Operation Township
Financial Express [ 05-01-2014 ]

Till recently, buying a property called for some painful compromises. Budget restrictions meant you could only buy in specific residential areas, regardless of whether there were educational institutions, playgrounds, hospitals, shopping centres, connectivity to your place of work, or entertainment hubs in the vicinity, apart from availability and reliability of utilities like power and water. Real estate players were quick to recognise this and come up with a creative solution—townships.

Almost every day, newspapers feature advertisements for one township project or another, signalling a new trend, which has been hastened by the fact that the only available land for large-scale residential complexes these days is outside city limits. And, the only way to attract buyers to such comparatively remote locations is to provide integrated services in the township itself.

Indeed, integrated townships are the way of the future, offering more open areas and an emphasis on creating a sustainable living ecosystem with residential and commercial spaces, supported by an infrastructure backbone of power, roads, water, drainage and sewage. Essentially, they are extra-large gated communities, which have everything a family would need—from schools, hospitals, playgrounds and parks to offices, shopping complexes and entertainment centres—all within a protected area with private security to monitor access. Because they are outside city limits, they offer affordability, comfort, convenience, social integration, infrastructure and a contemporary lifestyle in an appealing package deal.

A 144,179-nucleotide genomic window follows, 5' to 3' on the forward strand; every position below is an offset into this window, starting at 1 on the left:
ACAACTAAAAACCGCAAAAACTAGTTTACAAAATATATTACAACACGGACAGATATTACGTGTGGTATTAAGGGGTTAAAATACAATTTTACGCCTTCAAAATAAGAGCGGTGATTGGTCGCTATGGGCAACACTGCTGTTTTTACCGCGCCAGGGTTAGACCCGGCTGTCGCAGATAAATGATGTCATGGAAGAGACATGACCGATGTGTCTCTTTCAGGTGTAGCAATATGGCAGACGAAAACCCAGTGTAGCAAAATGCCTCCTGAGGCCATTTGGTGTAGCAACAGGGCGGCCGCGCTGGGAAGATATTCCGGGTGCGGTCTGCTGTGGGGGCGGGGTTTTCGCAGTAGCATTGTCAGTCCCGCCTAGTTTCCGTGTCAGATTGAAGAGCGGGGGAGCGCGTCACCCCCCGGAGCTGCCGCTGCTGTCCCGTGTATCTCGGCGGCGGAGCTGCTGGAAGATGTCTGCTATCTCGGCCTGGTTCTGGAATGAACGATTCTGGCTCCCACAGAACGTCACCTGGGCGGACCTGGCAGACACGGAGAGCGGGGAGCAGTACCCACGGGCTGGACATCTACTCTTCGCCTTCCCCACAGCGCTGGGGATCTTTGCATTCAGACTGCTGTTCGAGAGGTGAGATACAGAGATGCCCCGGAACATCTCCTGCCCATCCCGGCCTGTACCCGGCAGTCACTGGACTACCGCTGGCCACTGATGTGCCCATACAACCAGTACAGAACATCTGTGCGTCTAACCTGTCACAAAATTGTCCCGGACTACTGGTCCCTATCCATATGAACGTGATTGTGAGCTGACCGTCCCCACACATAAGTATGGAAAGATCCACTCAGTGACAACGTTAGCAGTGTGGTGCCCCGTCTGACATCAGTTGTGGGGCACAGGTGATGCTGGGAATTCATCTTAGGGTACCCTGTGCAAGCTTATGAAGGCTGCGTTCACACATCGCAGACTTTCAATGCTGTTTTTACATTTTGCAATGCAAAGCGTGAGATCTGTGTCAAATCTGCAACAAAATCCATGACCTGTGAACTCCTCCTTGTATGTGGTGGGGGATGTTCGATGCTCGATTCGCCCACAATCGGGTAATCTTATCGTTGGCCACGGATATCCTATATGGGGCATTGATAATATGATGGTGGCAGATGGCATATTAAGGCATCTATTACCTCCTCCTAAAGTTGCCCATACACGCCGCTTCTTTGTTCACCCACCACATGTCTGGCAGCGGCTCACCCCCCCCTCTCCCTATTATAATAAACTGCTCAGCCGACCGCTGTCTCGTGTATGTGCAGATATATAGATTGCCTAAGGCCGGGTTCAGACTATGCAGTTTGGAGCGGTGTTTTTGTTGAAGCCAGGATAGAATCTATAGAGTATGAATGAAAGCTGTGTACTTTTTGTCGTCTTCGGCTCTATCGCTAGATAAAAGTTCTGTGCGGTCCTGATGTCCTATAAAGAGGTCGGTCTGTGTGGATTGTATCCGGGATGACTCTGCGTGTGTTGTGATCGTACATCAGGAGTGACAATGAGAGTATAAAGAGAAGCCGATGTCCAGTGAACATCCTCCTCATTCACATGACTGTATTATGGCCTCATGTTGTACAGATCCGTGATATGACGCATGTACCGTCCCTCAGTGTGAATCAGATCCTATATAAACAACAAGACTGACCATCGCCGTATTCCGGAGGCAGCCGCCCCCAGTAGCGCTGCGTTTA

Several such townships are currently under development in the NCR, Ahmedabad, Mohali, Chandigarh, Mumbai, Bangalore, Chennai, Kolkata, Jhansi, Kanpur, Jalandhar, Ludhiana, Panipat, Sonipat, Jaipur, Saharanpur, Pune and Nagpur.

It’s clearly an idea whose time has come. Spiralling real estate prices are dampening demand, while existing residential projects are mostly in the suburbs or on the outskirts of cities, where facilities are sorely lacking. The trend to move away from the city limits is gaining pace and offering developers the chance to take a huge leap in building new integrated spaces. It also coincides with the average middle-class citizen’s search for affordable housing and better facilities. With the entire infrastructure in the hands of the developer—be it electricity, water supply, transport, or even green spaces for children—it seems a win-win situation for both the developer and house hunters.

Experts are unanimous in their view that this is a natural progression and a signpost to the future. Says Samir Chopra, chairman, RE/MAX India, an international property brokerage and analytic firm: “The concept of townships has emerged as a result of saturation of the main cities, where there is a scarcity of housing. In addition to this, the prices in the main cities are out of reach for the middle class. As a result, real estate developers have started creating integrated townships in the periphery/outskirts of the main city with all basic amenities, infrastructure and public utilities that a family needs. This is definitely a good substitute till the government takes a mass initiative to urbanise undeveloped areas.”